Many motivators drive franchisees, like staying sharp
Ask a person why he or she is franchising in the first place, and the same answers pop up again and again: It’s a way to make money, expand an existing portfolio or satisfy a passion. To remain active mentally and physically isn’t usually in the mix.
But retirees Bruce and Lynne Dore, who are 60 years old, says it’s why they’re operating two Hand & Stone Massage and Facial Spas and trying to figure out if (and where) they can open a third.
The Dores are scarcely newcomers to franchising. Years ago the couple joined a group of equity investors to create Sunshine Fitness, an early Planet Fitness franchisee that since 2003 has grown to 23 units in central Florida and Georgia. The group has plans to open four or five of the value-oriented fitness centers in 2016.
Bruce’s younger brother Eric co-manages the operation with Shane McGuinness. Another Dore brother, a Florida physician, is a partner, as is a Subway franchisee and an owner of a construction business. Bruce Dores, who has an MBA and spent 30 years at Merck, the pharmaceutical giant, lends his marketing expertise.
The Dores figured Hand & Stone was a good fit because, like Planet Fitness, it offers a month-to-month membership option. Dores insists that forces franchisees to emphasize customer service or risk losing business.
That could be a problem. Although the health-and-wellness industry in the U.S. will ring up about $16 billion this year, its compound annual growth rate since 2010 is a modest 2.7 percent, says IBISWorld.
The couple self-funded both units. Hand & Stone’s website notes the initial investment ranges from $406,921 to $521,692.
The Dores opened the second one in July, in Flourtown, Pennsylvania, a Philly suburb with a hefty median household income of $100,275. The first unit opened two years ago in nearby Huntingdon.
There’s the real estate rub. The Dores want to open a third nearby but can’t because the territory is licensed. The Dores were nonetheless eager in August for the imminent opening of a Movie Tavern. They believe the upscale theater with reclining seats, full meals and adult beverages will expose the Flourtown unit to the most sought-after of spa-demo: women.
Speaking of women, Heather Sakrit and her partner, Annapolis-based businessman Dave Donahower, have the female gender covered. The pair own four Sola Salons in and around Palm Springs County, in south Florida.
Sola is a 240-unit suites concept whose franchisees lease (on average) 6,000 square-foot buildings and, in turn, rent the space to hairdressers, massage therapists, nail techs, skincare professionals and makeup artists.
Sakrit, the operating partner, oversees day-to-day management and scouts for new sites. The two have signed for six more Sola Salons in South Florida. So far, they’ve used the franchisor-recommended general contractor to convert buildings into salon-ready spaces. “We found they were no more expensive than the other local contractors. No need to reinvent the wheel using a local builder,” she explains.
To be successful, franchisees must attract experienced stylists with followings to take the plunge of business ownership. “We help them become independent business owners,” Sakrit claims.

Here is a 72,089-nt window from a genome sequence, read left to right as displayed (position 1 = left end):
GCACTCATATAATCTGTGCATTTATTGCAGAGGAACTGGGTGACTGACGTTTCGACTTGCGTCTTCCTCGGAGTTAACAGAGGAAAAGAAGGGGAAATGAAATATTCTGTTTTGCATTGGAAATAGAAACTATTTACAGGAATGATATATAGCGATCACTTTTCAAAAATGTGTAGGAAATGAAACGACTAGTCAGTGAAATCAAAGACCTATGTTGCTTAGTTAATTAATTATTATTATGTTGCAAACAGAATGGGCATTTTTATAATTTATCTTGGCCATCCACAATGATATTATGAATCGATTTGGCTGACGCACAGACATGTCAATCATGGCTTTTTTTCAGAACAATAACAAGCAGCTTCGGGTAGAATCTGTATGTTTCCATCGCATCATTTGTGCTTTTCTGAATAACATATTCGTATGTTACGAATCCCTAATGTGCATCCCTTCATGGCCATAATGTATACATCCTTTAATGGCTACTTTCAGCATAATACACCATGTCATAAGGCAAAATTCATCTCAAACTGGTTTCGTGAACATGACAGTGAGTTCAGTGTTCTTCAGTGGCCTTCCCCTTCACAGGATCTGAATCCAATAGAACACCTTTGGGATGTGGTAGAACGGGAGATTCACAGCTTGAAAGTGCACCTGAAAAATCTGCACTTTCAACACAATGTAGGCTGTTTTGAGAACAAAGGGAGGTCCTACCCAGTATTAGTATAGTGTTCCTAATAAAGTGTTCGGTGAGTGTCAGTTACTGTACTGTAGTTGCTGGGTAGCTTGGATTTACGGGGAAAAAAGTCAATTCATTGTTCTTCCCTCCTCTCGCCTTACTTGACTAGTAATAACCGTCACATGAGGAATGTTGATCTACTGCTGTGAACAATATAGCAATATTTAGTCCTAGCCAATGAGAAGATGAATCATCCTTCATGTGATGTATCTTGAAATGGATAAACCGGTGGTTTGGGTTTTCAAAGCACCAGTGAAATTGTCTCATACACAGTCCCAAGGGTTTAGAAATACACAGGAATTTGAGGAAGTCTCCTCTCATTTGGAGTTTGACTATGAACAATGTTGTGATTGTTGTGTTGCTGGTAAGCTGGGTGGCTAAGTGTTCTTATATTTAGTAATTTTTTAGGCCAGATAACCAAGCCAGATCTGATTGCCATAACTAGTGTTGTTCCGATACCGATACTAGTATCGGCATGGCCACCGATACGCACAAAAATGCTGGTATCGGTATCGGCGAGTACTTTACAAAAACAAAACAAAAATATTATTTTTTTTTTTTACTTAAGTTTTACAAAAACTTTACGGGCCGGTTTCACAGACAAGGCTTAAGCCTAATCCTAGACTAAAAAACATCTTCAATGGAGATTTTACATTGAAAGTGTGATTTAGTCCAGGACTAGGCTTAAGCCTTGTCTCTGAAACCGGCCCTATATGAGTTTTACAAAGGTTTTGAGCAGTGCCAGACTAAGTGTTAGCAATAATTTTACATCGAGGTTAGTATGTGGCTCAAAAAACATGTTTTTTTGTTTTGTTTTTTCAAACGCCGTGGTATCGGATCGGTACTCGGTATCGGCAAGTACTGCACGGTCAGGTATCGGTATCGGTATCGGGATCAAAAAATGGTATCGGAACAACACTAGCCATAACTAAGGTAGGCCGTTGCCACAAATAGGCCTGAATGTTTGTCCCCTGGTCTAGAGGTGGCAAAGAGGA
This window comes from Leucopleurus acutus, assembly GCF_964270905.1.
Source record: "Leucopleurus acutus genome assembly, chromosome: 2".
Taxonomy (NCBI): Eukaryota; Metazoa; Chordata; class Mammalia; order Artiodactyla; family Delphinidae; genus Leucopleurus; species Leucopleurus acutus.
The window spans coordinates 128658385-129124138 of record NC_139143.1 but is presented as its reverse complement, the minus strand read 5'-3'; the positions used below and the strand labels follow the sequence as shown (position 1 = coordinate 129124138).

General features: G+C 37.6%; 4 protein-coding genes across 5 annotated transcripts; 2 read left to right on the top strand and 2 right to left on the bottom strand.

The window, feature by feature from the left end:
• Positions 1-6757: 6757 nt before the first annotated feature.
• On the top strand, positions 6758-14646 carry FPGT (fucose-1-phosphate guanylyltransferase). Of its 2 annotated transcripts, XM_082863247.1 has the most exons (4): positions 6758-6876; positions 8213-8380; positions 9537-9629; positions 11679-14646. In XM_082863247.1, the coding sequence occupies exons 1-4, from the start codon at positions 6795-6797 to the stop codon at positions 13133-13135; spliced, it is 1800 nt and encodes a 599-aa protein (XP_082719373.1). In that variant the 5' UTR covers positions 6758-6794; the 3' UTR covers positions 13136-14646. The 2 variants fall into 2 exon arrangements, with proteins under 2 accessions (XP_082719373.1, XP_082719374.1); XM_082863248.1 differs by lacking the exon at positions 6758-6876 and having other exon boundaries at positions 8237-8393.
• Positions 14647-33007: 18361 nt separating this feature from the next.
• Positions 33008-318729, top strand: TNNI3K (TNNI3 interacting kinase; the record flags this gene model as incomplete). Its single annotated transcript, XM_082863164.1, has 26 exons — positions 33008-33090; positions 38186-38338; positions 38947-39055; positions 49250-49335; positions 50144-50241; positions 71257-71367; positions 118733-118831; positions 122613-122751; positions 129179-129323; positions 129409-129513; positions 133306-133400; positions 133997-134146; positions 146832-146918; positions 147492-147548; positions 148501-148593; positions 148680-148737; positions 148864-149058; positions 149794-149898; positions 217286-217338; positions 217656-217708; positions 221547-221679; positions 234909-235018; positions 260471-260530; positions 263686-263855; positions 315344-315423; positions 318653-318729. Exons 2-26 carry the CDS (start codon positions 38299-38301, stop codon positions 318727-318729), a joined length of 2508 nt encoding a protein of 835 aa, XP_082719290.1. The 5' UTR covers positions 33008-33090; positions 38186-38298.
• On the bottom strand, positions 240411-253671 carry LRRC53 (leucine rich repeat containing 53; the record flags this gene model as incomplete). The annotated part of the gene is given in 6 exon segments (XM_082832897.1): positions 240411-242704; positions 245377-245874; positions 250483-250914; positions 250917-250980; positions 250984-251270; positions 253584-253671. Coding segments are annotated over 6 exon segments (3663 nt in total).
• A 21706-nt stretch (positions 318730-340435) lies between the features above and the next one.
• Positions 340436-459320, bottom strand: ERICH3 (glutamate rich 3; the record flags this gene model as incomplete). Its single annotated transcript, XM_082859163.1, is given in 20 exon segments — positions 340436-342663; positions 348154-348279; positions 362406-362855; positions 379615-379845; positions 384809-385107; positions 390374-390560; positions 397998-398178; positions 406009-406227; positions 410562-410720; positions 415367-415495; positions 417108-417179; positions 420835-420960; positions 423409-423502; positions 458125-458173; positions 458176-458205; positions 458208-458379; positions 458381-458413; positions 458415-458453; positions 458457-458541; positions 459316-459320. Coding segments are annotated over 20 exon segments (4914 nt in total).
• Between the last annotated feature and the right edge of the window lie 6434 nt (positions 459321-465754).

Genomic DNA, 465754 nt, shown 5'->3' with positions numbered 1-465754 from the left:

That’s crucial because the $20-billion salon industry is highly competitive. Today, there are some 82,000 salons vying for business, reports the Bureau of Labor Statistics (BLS). As hair coloring, hair straightening and other advanced hair treatments increase in popularity, the need for cosmetologists will spurt 13 percent from now to 2022, BLS predicts.
That number should keep Sola’s suites full. But South Florida’s pricey leases—which can cost upwards of $60 per square foot minus CAM fees—could put a kink Sakrit’s plans. “This is a highly competitive market for real estate because we have been recovering quickly,” says Sakrit, a licensed real estate broker herself.
In turn, the rent she charges stylists is comparatively high. A one-chair studio runs $250 a week; larger spaces cost upwards of $295.
The partners have invested about $500,000 per salon, though Sakrit acknowledges some franchisees may spend less.
Bo’s to Cole’s
In a column devoted to franchisees (like this one), voices of franchisors are rarely heard. Yet upon learning CEO Tom Sacco of Homestyle Dining changed the name of his latest franchise concept from Bo’s Steakhouse & Grill to Cole’s Backyard Grill, I got curious.
Sacco explained Bo’s name was troubling customers at the first and (so far) only company unit, in Lindale, Texas. They expected a full-service restaurant. Bo’s is fast-casual. “‘Steakhouse’ and ‘grill’ were confusing people,” he said.
Meanwhile Homestyle Dining had applied for three Bo’s trademarks. That’s when Sacco heard from a Bojangles lawyer, Jayne Hunter, who filed a notice of opposition on the grounds of “priority and likelihood of confusion” and “dilution.”
Bojangles, however, didn’t use the word “Bo’s” or “Bo” commercially, Homestyle Dining General Counsel Jason Head told me. But because Bo’s was already confusing to customers, the Homestyle Dining folks decided not to contest the claim. The summary: “So rather than investing our resources into legal action, we opted to change the entire name to Cole’s Backyard Grill.”
David Farkas has covered the restaurant industry for 25 years as a reporter and food writer. Submit your company’s development agreements to him at email@example.com.